Cybercrime losses in the US went up to $4.63 billion during the past four years (2012-2016), reported FBI’s IC3 (Internet Crime Compliant Center) in its Internet Crime Report 2016. $1.4 billion was lost in 2016 alone.

Cyber crime losses 2016
Source: IC3 Report

According to an estimate, the actual cybercrime-related losses may be north of $9 billion annual given that only 15% of the US fraud victims report their crimes to law enforcement agencies, say official sources in The Department of Justice.

The report annually published by IC3 also reveals that the most prevalent type of cyber crimes during 2016 were:

  • Business email compromise (BEC)
  • Ransomware
  • Tech support fraud
  • Extortion

Further, California, Texas, and Florida had the largest number of reported cybercrime victims. Califonia was also the hardest hit with $255 million in terms of reported victim loss.

Cyber Crime Statistics
Source: IC3 | FBI

 

Types of cyber crimes

I’ve been writing a lot about ransomware during the past few months (it’s the 2nd in FBI’s list of ‘Hot Topics for 2016’). I’m sure when the Bureau publishes 2017 Internet Crime Report, ransomware will be on the top of the list given the number of globally destructive ransomware attacks hacker groups such as Shadow Brokers have mounted in the past few months. However, let’s start with BEC.

IC3 defines BEC as “sophisticated scam targeting businesses working with foreign suppliers and/or businesses who regularly perform wire transfer payments”. The Email Account Compromise (EAC) component of BEC targets individuals who perform wire transfer payments.”

Followed by BEC is ransomware and I’ve covered most of the ransomware attacks that took place in past few months. From Wannacry and Petya to NotPetya and Erebus, there’s been an influx of this money-minting malware. South Korea’s Nayana (a web hosting company) paid a huge ransom of $1.01 million to regain access to its servers and database. IC3 shows the typical ransomware process as follows:

How Ransomware works?
Source: IC3

Tech support fraud is also discussed in the report as “when phony tech support companies utilize several different methods to contact or lure their victims“. They use a variety of tactics including cold calls, pop-up or locked screen, SEO, and URL hijacking. The aim is to steal victim’s account credentials and lock devices until they pay ransom to get their accounts unlocked.

What’s The Corporate Sector Doing to Counter Cybercrimes?

We’ve been talking about adopting best practices at a personal level. Backup your sensitive data, avoid using one password for multiple accounts and use three-tiers of security measures and anti-virus software. But, that’s all at an individual’s level and isn’t enough to turn the tide on the cyber gangs.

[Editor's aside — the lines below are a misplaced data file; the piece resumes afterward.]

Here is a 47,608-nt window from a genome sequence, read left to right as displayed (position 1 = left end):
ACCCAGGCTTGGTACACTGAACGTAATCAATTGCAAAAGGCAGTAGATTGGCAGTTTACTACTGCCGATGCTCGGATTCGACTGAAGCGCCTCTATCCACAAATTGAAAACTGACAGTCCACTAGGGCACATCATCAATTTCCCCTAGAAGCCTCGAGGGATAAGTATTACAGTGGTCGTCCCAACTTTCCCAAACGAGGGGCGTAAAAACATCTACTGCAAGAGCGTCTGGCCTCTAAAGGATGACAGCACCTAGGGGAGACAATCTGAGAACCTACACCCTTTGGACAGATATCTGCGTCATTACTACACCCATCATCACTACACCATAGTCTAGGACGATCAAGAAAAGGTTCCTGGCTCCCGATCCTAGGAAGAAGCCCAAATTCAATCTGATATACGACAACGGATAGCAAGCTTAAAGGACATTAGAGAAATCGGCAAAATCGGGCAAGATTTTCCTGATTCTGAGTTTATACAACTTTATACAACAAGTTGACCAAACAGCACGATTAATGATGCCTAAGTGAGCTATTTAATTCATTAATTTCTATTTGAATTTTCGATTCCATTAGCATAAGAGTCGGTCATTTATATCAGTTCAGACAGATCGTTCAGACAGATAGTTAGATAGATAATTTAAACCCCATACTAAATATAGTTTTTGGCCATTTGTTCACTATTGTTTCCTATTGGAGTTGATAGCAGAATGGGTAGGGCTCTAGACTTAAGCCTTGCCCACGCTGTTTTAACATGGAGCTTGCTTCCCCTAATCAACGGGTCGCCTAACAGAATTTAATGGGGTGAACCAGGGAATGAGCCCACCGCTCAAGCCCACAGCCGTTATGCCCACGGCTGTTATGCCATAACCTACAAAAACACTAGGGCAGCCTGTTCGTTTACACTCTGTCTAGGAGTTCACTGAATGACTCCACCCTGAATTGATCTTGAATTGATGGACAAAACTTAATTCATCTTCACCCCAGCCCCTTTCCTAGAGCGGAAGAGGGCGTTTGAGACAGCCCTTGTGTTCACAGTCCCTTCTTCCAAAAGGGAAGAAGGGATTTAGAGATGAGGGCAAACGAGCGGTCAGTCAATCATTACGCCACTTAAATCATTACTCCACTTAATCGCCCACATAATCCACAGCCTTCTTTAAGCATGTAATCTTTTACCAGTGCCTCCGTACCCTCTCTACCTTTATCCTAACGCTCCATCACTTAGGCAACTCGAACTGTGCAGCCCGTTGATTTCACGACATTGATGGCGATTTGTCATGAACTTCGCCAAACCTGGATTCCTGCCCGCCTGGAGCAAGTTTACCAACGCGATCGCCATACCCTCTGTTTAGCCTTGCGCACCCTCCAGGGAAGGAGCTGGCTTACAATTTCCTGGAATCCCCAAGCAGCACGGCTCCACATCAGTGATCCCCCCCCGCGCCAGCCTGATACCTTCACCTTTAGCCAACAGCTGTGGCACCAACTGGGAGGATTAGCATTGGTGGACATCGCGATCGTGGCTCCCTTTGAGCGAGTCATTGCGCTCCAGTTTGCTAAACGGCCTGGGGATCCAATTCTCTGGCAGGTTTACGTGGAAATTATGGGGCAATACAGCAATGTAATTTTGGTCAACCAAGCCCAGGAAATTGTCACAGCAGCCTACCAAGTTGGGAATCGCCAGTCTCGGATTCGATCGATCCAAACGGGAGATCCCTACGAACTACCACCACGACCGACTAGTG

Sophisticated efforts are underway to use technologies such as artificial intelligence, machine learning, and network-based behavioral analytics to detect malware and suspicious activities. “Businesses set to spend $100bn on protection by 2020,” reported Financial Times. One of the key examples of AI’s application in security and threat analytics is IBM Watson. The company uses its Watson platform to detect cyber threats. “It can reduce the time spent on complex analysis of an incident from an hour to less than a minute,” said Caleb Barlow, vice-president of threat intelligence for IBM Security.

And, we know that speed matters a lot in cyber crimes. If your machines, networks or devices are harder to get by for the hackers, they’ll likely spend their energy and resources on low-hanging fruit in the form of systems and networks that are highly vulnerable and contain several exploits.

Where’s The Government?

And then there are efforts that federal agencies are making to spot and counter cyber criminals, from gangs to non-state actors. Take for example FBI that is brushing up its agents and personnel capabilities in cyber crime prevention.

Todd Carroll of the FBI’s Chicago field office advises businesses to trust FBI local offices and call them whenever possible in the company’s internal meetings to discuss data breach and other cyber incidents the company might have faced.

A rather bland talk but you might spot a few useful tips in the interview below if you run a business and might want to know how you can work with FBI to prevent or react to cyber attacks.

 

 

 

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